مقدمه انگلیسی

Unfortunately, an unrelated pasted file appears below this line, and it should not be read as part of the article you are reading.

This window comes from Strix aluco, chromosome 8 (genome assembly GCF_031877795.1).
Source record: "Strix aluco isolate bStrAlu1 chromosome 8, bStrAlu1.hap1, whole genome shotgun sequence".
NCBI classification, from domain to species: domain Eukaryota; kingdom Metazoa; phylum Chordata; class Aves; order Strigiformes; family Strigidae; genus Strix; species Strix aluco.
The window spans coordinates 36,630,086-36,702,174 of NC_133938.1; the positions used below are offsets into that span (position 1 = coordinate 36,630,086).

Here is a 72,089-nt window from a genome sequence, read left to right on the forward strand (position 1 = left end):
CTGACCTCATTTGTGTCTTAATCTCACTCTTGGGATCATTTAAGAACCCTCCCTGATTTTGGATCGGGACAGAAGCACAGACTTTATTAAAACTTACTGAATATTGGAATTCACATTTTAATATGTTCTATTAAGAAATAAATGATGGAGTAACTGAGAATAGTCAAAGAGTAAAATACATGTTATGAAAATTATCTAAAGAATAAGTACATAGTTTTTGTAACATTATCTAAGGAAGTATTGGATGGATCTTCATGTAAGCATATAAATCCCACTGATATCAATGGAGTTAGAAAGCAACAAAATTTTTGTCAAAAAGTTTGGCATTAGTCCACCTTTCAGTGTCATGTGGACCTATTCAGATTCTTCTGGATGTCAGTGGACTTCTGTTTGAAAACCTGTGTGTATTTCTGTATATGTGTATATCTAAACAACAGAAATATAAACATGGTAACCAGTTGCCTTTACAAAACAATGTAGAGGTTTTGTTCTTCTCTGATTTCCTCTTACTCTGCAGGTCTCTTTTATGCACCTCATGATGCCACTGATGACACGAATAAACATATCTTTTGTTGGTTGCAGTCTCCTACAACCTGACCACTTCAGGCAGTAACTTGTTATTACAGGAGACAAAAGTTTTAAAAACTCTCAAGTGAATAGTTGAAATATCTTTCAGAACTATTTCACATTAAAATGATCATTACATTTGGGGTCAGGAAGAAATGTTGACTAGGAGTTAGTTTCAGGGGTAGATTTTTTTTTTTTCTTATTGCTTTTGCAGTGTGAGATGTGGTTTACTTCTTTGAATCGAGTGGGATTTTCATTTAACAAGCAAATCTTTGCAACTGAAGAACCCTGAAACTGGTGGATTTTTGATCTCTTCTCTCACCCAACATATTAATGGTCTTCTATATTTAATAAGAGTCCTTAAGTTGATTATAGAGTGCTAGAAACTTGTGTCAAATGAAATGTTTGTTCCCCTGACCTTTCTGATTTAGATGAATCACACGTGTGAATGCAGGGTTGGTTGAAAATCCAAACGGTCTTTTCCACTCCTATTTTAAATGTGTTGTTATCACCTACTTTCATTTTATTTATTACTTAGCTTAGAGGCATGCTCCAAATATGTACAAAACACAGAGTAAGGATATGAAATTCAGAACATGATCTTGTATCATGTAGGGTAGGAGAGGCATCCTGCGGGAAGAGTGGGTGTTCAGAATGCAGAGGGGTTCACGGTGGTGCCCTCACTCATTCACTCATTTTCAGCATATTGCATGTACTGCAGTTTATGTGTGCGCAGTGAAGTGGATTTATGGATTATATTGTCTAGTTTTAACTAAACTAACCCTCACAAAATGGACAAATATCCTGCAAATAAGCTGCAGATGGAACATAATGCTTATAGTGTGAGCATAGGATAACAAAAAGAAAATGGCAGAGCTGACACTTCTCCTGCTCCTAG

It is widely recognized that in order to be optimal, costing practices should be closely related to the fundamental work processes in a firm. That is, more complex work processes require more complex cost systems (in terms of the applied overhead absorption procedures) to capture them. Accordingly, from a rational economic theoretical perspective, firms’ adoption of activity-based costing (ABC) should be mainly driven by technological factors, of which especially product diversity is strongly suggested to be a major determinant of the demand for ABC systems (Abernethy et al., 2001 and Al-Omiri and Drury, 2007). Product diversity refers to conditions in which products place different demands on a firm’s activities or activities place different demands on its resources, and is generally considered to be the most important cause of distorted product costs by traditional (non-activity-based) cost systems (e.g., Cooper, 1988 and Kaplan and Cooper, 1998). Since its introduction in the literature in the late 1980s, several streams of empirical research on ABC have developed, of which research on the determinants of ABC adoption is a major one (e.g., Gosselin, 1997 and Krumwiede, 1998). The results of this research, in which the influence of many potential determinants has been studied, are generally inconclusive. This has led researchers into arguing that more research in this area is necessary (e.g., Abernethy et al., 2001 and Drury and Tayles, 2005), since the source of the inconclusive results may not only be substantial, but may also be methodological (Al-Omiri & Drury, 2007). Most studies to date have, for example, used inconsistent definitions of and measurement instruments for both ABC adoption and its (proposed) determinants, and some have used rather simple, bivariate statistics. More importantly, no study has yet explored effects other than linear, additive ones for any of the potential determinants of ABC adoption, although the results of qualitative field research suggest such effects may exist in practice (e.g., Abernethy et al., 2001). Despite its strong theoretical foundation, similar to the other studied (potential) determinants, the results of empirical research on the relationship between product diversity and ABC adoption have also generally been inconclusive, suggesting that there either may be no strong relationship, or that methodological issues may have prevented researchers from consistently finding it. The purpose of this paper is to re-examine the relationship between product diversity and ABC adoption, using a dataset of survey responses from 191 Dutch, medium-sized manufacturing firms. Improving upon the measurement of product diversity and distinguishing between ABC adoption (defined as either using or implementing ABC) and use (defined as using ABC), it examines whether the relationship is curvilinear (inverted U-shaped) and/or moderated by usage of advanced manufacturing technologies (AMT). This paper contributes to the literature on the determinants of ABC adoption in at least three ways. First, previous survey research has been criticized for adopting a rather simplistic approach to the notion of product diversity (Abernethy et al., 2001). In these studies, it has either been measured as the number of products (or product variants) produced in a firm, or by using a composite multi-item scale with respect to the complexity (diversity) of manufacturing and costing in a firm. Both types of measures seem to insufficiently capture the exact nature of product diversity. This study therefore develops and uses a new, more comprehensive measure of product diversity, that essentially combines the main underlying elements of both previously used types of measures. Second, previous survey research (e.g., Al-Omiri and Drury, 2007 and Krumwiede, 1998) has implicitly assumed that the relationship between product diversity and ABC adoption is linear; the assumption has been that increased product diversity leads to corresponding increases in firms’ likelihood of adopting ABC. Positing a linear relationship ignores the possibility that there may be nonlinear effects of product diversity on firms’ likelihood of adopting ABC. The results of this study show that, consistent with the underlying theory, product diversity, on average, is positively related to both ABC adoption and ABC use, but also that these relationships are inverted U-shaped; i.e., that they are positive up to a point and then begin to decline. From a practical perspective, this latter finding means that firms are more likely to adopt and use ABC at moderate levels of product diversity than at high levels of product diversity. Third, previous survey research (e.g., Al-Omiri and Drury, 2007 and Krumwiede, 1998) has also implicitly assumed that the relationship between product diversity and ABC adoption is additive; the assumption has been that product diversity does not have a joint (or interactive) effect with other contextual factors on firms’ likelihood of adopting ABC. In their field study, however, Abernethy et al. (2001) find evidence that the relationship between product diversity and ABC adoption may be moderated by usage of AMT, and argue that this moderation effect requires extensive testing. This study provides such testing and shows that the relationship with ABC use (but not with ABC adoption) is negatively moderated by usage of AMT. From a practical perspective, this finding means that the effect of product diversity on firms’ likelihood of using ABC is stronger when the level of usage of AMT is relatively low than when this level is relatively high. Overall, the results of this study indicate that the inconclusive results of previous survey research on the relationship between product diversity and ABC adoption at least partially seem to have been caused by methodological issues. The remainder of this paper is structured as follows. Section 2 reviews the literature and develops the hypotheses. Section 3 describes the research methods used. Section 4 presents and discusses the results. Section 5 summarizes and concludes.